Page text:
Tuesday, December 30, 2014

Payday lenders still getting some Texas prosecutors, courts to carry their collections water

Even though Texas ostensibly outlawed the practice, Texas Appleseed has alleged "an ongoing trend of unlawful use of criminal charges by payday loan businesses to collect debts" in a complaint to Texas' Consumer Finance Protection Bureau. Lots of juicy detail there so rather than excerpt it, I'll just say those interested should read it themselves. Bottom line: Most counties seem to have stopped, some have clearly not (whether due to confusion, miscommunication or avarice - in general, prosecutors' hot check funds are dwindling), and there's insufficient data to track the issue in close detail.

See also coverage from Texas Public Radio, Huffington Post, the SA Current, and of course The Texas Observer, whose earlier reporting launched the most recent push toward payday lending reform. Also, I was happy to see the complaint referencing a report on the topic my wife helped prepare for Consumers Union 15 yeas ago. She poured a lot of herself into this issue back in the day, so she'll be glad to learn folks are still finding CU's work product useful.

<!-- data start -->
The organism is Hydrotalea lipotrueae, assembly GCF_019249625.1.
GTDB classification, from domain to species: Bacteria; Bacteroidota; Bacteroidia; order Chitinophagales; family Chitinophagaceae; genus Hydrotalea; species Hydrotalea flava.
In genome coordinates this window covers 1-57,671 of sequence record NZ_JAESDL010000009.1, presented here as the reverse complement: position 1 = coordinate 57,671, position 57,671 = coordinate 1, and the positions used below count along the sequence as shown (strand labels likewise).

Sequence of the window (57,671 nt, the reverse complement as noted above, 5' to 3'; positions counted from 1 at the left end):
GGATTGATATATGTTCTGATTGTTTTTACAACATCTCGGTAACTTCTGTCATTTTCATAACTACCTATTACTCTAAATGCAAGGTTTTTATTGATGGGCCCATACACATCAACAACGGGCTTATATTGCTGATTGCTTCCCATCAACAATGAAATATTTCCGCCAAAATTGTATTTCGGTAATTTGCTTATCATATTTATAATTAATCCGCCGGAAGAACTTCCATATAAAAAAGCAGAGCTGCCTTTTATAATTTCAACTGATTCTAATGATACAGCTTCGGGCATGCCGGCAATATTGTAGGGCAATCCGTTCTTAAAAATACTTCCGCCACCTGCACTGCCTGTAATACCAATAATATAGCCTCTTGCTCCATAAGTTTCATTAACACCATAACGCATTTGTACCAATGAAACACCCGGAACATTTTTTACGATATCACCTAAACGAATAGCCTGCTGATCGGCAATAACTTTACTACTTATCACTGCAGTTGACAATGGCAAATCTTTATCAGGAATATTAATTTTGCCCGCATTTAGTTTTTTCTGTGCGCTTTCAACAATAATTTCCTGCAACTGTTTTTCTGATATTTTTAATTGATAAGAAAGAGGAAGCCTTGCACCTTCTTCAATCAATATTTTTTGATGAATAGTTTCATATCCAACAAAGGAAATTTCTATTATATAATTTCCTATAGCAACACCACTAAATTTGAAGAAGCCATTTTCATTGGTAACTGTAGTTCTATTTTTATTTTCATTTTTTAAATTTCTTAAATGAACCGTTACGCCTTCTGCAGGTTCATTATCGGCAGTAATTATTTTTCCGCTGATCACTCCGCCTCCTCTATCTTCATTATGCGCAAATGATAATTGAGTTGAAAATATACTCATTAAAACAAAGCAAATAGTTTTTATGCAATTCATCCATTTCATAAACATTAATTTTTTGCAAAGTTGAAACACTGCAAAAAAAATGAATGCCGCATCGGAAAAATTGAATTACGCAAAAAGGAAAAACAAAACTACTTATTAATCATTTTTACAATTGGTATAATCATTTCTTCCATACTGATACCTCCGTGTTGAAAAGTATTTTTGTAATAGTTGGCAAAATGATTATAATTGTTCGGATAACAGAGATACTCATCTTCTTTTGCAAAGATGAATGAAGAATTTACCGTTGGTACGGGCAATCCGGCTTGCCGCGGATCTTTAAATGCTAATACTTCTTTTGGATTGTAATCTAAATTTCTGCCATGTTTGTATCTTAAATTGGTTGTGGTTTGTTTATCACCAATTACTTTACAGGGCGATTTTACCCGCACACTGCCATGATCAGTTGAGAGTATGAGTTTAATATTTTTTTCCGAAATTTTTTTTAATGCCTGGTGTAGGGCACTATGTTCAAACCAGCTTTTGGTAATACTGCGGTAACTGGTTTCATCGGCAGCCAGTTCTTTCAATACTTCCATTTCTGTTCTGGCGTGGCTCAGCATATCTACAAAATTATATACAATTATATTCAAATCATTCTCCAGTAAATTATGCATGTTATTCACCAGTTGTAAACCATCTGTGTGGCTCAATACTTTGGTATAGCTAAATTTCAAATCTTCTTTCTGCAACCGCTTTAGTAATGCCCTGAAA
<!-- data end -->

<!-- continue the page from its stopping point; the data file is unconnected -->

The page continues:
FleaStiff said...

How much capital does it take to become a Payday Lender?

Lisa Stassi said...


My guess would be you could start a venture like that with a couple hundred thousand dollars and maybe much less. I'm guessing that because those loan amounts are so small, say $250-$1000? The tricky part is always finding the right attorney to set it up and keep you out of trouble. Guessing again you'd need to take a close, hard look at state usury laws. A depressing business if you ask me :-(

Pamela J. Lakatos said...

I do not understand how any DA's Office could justify filing criminal charges on a payday loan. I suspect that the DA's offices that have filed these were not aware of the true nature of these extortionist predatory lenders. The law is clear that theft does not occur unless at the time of the loan and the post dated check, the client intended not to pay. So many of these people are seduced into signing on-they have no idea how corrupt lawyers and lenders can coerce them into trying to pay even though they do not have the money. By the time the loan is due, they not only owe the money they borrowed, they owe massive fees in addition to the loan. This is a despicable scheme that should never be supported by any legitimate prosecutorial office.